Given the yardage and the 35-point victory, I was tempted to give this unit a solid A for the game. However, I had to deduct a few points for the missed opportunities in the red zone. While A&M dominated the yardage and time of possession, they left Baylor within striking distance until midway through the third quarter. A couple of drives stalled in the red zone that only resulted in three points. Then, Michael didn't secure the ball and he was stripped in a rugby pile at the 10 yard line. These mistakes didn't hurt against Baylor but they will against Texas and whomever the Aggies face in a bowl game in December.

Quarterback A

Jerrod Johnson's performance wasn't as sexy as some previous efforts, but he complimented the run-based offensive strategy very efficiently and effectively. He threw for just 153 yards and his longest completion was a mere 18 yards, but when the offense is controlling the line and running the ball effectively, there's no need to try low percentage long passes downfield. That's the beauty of a productive running game. The quarterback can execute safer plays and isn't needed to make big plays that come with risk.

I thought Johnson had his best game running the ball. He picked his spots, but he seemed to have quicker feet and made some nice cuts that made Baylor defenders miss. He also ran with aggression and found the first down marker on several key third downs in the first half.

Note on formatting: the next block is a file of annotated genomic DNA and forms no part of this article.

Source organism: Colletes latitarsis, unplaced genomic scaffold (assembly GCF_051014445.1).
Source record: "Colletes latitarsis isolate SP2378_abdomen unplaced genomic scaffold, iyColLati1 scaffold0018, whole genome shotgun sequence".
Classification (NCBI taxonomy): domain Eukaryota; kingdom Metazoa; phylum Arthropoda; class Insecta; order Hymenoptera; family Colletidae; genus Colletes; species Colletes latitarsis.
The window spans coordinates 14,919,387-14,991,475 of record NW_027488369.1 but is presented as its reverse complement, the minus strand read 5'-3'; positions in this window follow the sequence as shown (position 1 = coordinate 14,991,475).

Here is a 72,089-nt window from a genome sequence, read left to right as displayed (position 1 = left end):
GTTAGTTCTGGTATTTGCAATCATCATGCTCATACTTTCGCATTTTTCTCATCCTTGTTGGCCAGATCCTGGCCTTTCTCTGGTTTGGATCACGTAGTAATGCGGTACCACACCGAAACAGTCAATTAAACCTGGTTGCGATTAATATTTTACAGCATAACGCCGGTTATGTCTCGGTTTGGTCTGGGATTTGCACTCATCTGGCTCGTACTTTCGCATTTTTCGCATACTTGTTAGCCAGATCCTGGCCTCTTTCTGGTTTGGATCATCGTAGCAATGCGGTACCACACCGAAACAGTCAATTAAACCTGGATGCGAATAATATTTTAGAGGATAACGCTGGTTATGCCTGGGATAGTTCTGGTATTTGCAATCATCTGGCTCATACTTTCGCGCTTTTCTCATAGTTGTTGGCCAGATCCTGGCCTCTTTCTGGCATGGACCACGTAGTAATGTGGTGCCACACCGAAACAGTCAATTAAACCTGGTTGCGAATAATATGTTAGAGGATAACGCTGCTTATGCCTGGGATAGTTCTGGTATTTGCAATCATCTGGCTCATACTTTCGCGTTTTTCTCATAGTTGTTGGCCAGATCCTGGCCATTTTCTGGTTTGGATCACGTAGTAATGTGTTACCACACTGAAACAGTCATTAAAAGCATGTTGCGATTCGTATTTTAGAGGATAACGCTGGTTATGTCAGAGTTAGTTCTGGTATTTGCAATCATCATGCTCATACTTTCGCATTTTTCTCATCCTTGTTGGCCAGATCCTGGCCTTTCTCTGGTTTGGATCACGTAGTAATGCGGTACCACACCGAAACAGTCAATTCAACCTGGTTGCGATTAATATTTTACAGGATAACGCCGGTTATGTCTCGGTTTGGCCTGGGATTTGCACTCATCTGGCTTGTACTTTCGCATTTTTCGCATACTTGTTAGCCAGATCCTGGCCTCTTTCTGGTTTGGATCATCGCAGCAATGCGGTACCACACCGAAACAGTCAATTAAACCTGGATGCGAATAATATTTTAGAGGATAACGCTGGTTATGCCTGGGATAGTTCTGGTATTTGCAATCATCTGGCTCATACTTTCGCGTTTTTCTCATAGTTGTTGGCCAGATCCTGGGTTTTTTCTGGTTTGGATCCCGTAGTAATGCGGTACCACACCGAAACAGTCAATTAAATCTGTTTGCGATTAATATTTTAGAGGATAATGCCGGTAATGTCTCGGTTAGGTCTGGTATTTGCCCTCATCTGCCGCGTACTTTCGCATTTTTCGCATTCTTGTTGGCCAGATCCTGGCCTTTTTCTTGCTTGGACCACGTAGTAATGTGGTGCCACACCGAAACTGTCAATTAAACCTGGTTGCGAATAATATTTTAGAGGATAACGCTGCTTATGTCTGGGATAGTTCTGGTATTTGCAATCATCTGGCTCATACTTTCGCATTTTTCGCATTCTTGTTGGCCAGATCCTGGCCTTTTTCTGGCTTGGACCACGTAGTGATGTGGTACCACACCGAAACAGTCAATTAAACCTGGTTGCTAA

Running Back A-

I know that Christine Michael got all the headlines with his 97 yard run. It was certainly a great play and he showed a nice burst of speed coming around the corner that allowed him to spring down the sidelines for the longest run from scrimmage in program history. But I think Cyrus Gray has slowly developed into a big-time Big 12 running back. He follows his blocks well and gets the tough yards, but when he sees an opportunity to get extra yards with a cut, he can cut with the best of them. He started slow as a freshman, but I think he's as good as any back in this conference. This two-headed Michael-Gray monster will be fun to watch in 2010. The lone deduction came on C-Mike's fumble in the red zone. At some point, a running back needs to know when to get down. When you get stood up while still fighting for an extra half yard, you are inviting a defender to jump in and strip the ball – that's exactly what happened on his fumble.

Wide Receiver A-

It was a quiet game for the receivers, but when it was time to make a play, they made it. What I really liked was the blocking. Uzoma Nwachukwu had a great block on the Gray long run, and as a whole I thought they held onto their blocks and did a good job.

Tight End A-

Speaking of blocks, Jamie McCoy had the block of the season, decleating a poor Baylor Bear on a catch and run by Ryan Swope . McCoy also had another quality block on a first half scramble by Johnson.

Offensive Line A

How can you find any blemishes with an offensive line that helped generate 375 rushing yards? The pass protection was solid. They gave up one sack and flushed out Johnson a couple of other times. Lee Grimes played remarkably well, especially with a strained ligament in his knee.